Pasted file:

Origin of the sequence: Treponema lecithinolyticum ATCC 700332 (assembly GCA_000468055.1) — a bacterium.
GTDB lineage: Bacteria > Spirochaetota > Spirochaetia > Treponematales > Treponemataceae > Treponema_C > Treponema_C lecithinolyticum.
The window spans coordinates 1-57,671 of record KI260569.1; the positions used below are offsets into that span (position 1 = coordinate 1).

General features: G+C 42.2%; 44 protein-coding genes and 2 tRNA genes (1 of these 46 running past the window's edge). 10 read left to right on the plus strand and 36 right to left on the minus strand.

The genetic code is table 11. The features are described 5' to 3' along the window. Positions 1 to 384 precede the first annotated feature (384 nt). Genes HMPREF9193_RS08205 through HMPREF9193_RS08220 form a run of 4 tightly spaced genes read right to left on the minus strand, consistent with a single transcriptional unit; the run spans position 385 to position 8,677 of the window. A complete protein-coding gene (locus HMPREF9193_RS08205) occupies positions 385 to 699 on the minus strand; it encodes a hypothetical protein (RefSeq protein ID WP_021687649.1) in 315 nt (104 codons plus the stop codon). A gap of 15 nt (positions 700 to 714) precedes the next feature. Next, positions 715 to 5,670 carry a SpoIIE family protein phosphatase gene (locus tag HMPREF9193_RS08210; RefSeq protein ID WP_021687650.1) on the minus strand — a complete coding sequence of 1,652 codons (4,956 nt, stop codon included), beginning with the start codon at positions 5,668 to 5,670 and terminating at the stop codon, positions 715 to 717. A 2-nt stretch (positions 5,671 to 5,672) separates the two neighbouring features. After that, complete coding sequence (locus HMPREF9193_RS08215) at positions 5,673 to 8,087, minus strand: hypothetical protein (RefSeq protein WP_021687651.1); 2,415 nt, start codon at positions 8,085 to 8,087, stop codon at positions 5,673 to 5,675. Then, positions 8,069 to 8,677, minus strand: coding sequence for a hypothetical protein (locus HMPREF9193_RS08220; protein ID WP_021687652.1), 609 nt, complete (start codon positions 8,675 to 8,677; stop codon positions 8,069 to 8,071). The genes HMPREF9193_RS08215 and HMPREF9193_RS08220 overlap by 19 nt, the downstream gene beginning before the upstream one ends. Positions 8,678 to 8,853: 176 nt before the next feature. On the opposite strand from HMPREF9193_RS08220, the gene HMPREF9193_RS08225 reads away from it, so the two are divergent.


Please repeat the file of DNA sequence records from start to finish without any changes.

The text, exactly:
Origin of the sequence: Treponema lecithinolyticum ATCC 700332 (assembly GCA_000468055.1) — a bacterium.
GTDB lineage: Bacteria > Spirochaetota > Spirochaetia > Treponematales > Treponemataceae > Treponema_C > Treponema_C lecithinolyticum.
The window spans coordinates 1-57,671 of record KI260569.1; the positions used below are offsets into that span (position 1 = coordinate 1).

General features: G+C 42.2%; 44 protein-coding genes and 2 tRNA genes (1 of these 46 running past the window's edge). 10 read left to right on the plus strand and 36 right to left on the minus strand.

The genetic code is table 11. The features are described 5' to 3' along the window. Positions 1 to 384 precede the first annotated feature (384 nt). Genes HMPREF9193_RS08205 through HMPREF9193_RS08220 form a run of 4 tightly spaced genes read right to left on the minus strand, consistent with a single transcriptional unit; the run spans position 385 to position 8,677 of the window. A complete protein-coding gene (locus HMPREF9193_RS08205) occupies positions 385 to 699 on the minus strand; it encodes a hypothetical protein (RefSeq protein ID WP_021687649.1) in 315 nt (104 codons plus the stop codon). A gap of 15 nt (positions 700 to 714) precedes the next feature. Next, positions 715 to 5,670 carry a SpoIIE family protein phosphatase gene (locus tag HMPREF9193_RS08210; RefSeq protein ID WP_021687650.1) on the minus strand — a complete coding sequence of 1,652 codons (4,956 nt, stop codon included), beginning with the start codon at positions 5,668 to 5,670 and terminating at the stop codon, positions 715 to 717. A 2-nt stretch (positions 5,671 to 5,672) separates the two neighbouring features. After that, complete coding sequence (locus HMPREF9193_RS08215) at positions 5,673 to 8,087, minus strand: hypothetical protein (RefSeq protein WP_021687651.1); 2,415 nt, start codon at positions 8,085 to 8,087, stop codon at positions 5,673 to 5,675. Then, positions 8,069 to 8,677, minus strand: coding sequence for a hypothetical protein (locus HMPREF9193_RS08220; protein ID WP_021687652.1), 609 nt, complete (start codon positions 8,675 to 8,677; stop codon positions 8,069 to 8,071). The genes HMPREF9193_RS08215 and HMPREF9193_RS08220 overlap by 19 nt, the downstream gene beginning before the upstream one ends. Positions 8,678 to 8,853: 176 nt before the next feature. On the opposite strand from HMPREF9193_RS08220, the gene HMPREF9193_RS08225 reads away from it, so the two are divergent.